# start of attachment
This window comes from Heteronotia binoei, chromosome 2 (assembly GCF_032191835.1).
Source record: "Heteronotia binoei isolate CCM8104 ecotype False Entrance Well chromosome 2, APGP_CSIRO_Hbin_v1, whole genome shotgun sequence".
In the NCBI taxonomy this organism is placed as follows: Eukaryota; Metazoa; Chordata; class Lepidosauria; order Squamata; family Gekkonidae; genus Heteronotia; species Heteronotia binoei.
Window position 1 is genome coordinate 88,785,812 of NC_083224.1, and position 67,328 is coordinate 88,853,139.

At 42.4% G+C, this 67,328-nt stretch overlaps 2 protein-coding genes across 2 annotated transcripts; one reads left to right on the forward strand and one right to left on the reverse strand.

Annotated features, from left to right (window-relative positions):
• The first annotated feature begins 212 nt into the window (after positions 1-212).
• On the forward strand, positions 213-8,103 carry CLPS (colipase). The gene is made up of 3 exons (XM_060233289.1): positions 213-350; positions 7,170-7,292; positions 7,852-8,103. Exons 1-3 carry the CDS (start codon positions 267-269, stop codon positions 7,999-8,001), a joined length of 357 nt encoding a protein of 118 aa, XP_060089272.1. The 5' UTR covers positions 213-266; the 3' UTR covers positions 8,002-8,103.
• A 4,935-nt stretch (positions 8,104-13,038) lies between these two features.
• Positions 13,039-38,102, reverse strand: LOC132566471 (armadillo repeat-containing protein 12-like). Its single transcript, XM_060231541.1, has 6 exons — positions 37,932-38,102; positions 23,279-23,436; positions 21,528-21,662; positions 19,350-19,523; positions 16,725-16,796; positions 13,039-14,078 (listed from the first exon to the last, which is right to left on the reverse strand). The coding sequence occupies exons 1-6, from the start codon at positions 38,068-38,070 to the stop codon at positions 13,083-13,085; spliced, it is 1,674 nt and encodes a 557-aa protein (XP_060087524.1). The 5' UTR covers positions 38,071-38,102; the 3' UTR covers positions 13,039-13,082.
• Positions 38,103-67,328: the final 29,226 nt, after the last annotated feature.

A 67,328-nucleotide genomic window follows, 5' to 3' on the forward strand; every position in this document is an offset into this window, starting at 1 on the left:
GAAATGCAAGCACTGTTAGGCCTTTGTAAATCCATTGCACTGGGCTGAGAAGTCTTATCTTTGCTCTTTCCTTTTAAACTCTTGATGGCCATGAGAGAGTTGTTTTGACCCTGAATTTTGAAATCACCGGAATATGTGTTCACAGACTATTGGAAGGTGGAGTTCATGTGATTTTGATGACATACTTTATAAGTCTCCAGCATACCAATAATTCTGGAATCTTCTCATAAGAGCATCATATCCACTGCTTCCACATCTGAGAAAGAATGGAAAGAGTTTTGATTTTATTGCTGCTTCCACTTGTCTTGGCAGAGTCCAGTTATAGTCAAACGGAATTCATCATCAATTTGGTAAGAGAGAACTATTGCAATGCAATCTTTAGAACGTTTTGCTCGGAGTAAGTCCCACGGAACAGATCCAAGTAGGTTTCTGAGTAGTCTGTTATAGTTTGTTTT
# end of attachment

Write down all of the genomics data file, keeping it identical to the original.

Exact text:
This window comes from Heteronotia binoei, chromosome 2 (assembly GCF_032191835.1).
Source record: "Heteronotia binoei isolate CCM8104 ecotype False Entrance Well chromosome 2, APGP_CSIRO_Hbin_v1, whole genome shotgun sequence".
In the NCBI taxonomy this organism is placed as follows: Eukaryota; Metazoa; Chordata; class Lepidosauria; order Squamata; family Gekkonidae; genus Heteronotia; species Heteronotia binoei.
Window position 1 is genome coordinate 88,785,812 of NC_083224.1, and position 67,328 is coordinate 88,853,139.

At 42.4% G+C, this 67,328-nt stretch overlaps 2 protein-coding genes across 2 annotated transcripts; one reads left to right on the forward strand and one right to left on the reverse strand.

Annotated features, from left to right (window-relative positions):
• The first annotated feature begins 212 nt into the window (after positions 1-212).
• On the forward strand, positions 213-8,103 carry CLPS (colipase). The gene is made up of 3 exons (XM_060233289.1): positions 213-350; positions 7,170-7,292; positions 7,852-8,103. Exons 1-3 carry the CDS (start codon positions 267-269, stop codon positions 7,999-8,001), a joined length of 357 nt encoding a protein of 118 aa, XP_060089272.1. The 5' UTR covers positions 213-266; the 3' UTR covers positions 8,002-8,103.
• A 4,935-nt stretch (positions 8,104-13,038) lies between these two features.
• Positions 13,039-38,102, reverse strand: LOC132566471 (armadillo repeat-containing protein 12-like). Its single transcript, XM_060231541.1, has 6 exons — positions 37,932-38,102; positions 23,279-23,436; positions 21,528-21,662; positions 19,350-19,523; positions 16,725-16,796; positions 13,039-14,078 (listed from the first exon to the last, which is right to left on the reverse strand). The coding sequence occupies exons 1-6, from the start codon at positions 38,068-38,070 to the stop codon at positions 13,083-13,085; spliced, it is 1,674 nt and encodes a 557-aa protein (XP_060087524.1). The 5' UTR covers positions 38,071-38,102; the 3' UTR covers positions 13,039-13,082.
• Positions 38,103-67,328: the final 29,226 nt, after the last annotated feature.

A 67,328-nucleotide genomic window follows, 5' to 3' on the forward strand; every position in this document is an offset into this window, starting at 1 on the left:
GAAATGCAAGCACTGTTAGGCCTTTGTAAATCCATTGCACTGGGCTGAGAAGTCTTATCTTTGCTCTTTCCTTTTAAACTCTTGATGGCCATGAGAGAGTTGTTTTGACCCTGAATTTTGAAATCACCGGAATATGTGTTCACAGACTATTGGAAGGTGGAGTTCATGTGATTTTGATGACATACTTTATAAGTCTCCAGCATACCAATAATTCTGGAATCTTCTCATAAGAGCATCATATCCACTGCTTCCACATCTGAGAAAGAATGGAAAGAGTTTTGATTTTATTGCTGCTTCCACTTGTCTTGGCAGAGTCCAGTTATAGTCAAACGGAATTCATCATCAATTTGGTAAGAGAGAACTATTGCAATGCAATCTTTAGAACGTTTTGCTCGGAGTAAGTCCCACGGAACAGATCCAAGTAGGTTTCTGAGTAGTCTGTTATAGTTTGTTTT